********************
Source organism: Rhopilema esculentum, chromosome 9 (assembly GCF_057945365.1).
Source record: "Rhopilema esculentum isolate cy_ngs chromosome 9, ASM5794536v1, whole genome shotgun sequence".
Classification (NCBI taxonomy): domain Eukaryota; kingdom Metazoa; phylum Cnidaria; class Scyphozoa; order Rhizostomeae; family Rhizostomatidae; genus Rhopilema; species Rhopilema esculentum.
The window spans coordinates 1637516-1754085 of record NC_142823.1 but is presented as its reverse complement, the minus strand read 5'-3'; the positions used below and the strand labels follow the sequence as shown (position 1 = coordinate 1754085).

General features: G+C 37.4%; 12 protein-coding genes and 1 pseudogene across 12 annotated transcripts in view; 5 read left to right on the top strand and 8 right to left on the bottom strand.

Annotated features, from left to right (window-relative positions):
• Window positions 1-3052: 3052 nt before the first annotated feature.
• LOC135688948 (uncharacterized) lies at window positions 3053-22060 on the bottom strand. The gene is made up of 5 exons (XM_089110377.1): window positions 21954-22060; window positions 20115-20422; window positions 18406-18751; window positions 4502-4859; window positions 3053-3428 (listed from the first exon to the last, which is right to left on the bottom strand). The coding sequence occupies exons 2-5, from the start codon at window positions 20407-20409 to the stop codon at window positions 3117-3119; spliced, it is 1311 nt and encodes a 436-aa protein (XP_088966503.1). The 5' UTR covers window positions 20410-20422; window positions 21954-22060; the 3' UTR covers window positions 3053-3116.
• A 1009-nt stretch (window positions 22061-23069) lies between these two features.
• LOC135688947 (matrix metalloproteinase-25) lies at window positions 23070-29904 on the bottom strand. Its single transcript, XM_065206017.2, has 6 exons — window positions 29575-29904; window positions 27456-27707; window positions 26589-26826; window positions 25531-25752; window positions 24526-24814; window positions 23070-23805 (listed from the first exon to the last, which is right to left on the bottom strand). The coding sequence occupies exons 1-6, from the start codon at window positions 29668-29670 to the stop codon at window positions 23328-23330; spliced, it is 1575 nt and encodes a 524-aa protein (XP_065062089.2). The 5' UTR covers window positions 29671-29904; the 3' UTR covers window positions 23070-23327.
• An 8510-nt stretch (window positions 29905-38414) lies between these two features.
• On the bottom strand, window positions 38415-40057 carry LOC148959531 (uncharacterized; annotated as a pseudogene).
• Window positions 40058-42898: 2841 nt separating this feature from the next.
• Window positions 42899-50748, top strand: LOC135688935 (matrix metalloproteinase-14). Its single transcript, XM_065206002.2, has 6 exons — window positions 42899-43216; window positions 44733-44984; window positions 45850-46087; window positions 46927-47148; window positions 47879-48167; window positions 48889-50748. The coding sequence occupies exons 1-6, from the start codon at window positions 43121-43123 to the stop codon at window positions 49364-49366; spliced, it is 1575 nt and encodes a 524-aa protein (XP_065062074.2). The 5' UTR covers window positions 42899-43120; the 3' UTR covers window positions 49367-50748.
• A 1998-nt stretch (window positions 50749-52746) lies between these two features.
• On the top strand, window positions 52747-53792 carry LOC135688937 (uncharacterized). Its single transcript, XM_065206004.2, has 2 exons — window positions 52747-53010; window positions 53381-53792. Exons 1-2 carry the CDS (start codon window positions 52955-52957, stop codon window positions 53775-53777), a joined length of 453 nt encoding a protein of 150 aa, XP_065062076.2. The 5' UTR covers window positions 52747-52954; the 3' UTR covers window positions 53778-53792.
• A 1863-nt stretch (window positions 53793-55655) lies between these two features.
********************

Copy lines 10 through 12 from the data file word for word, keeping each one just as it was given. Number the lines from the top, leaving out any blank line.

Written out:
• LOC135688947 (matrix metalloproteinase-25) lies at window positions 23070-29904 on the bottom strand. Its single transcript, XM_065206017.2, has 6 exons — window positions 29575-29904; window positions 27456-27707; window positions 26589-26826; window positions 25531-25752; window positions 24526-24814; window positions 23070-23805 (listed from the first exon to the last, which is right to left on the bottom strand). The coding sequence occupies exons 1-6, from the start codon at window positions 29668-29670 to the stop codon at window positions 23328-23330; spliced, it is 1575 nt and encodes a 524-aa protein (XP_065062089.2). The 5' UTR covers window positions 29671-29904; the 3' UTR covers window positions 23070-23327.
• An 8510-nt stretch (window positions 29905-38414) lies between these two features.
• On the bottom strand, window positions 38415-40057 carry LOC148959531 (uncharacterized; annotated as a pseudogene).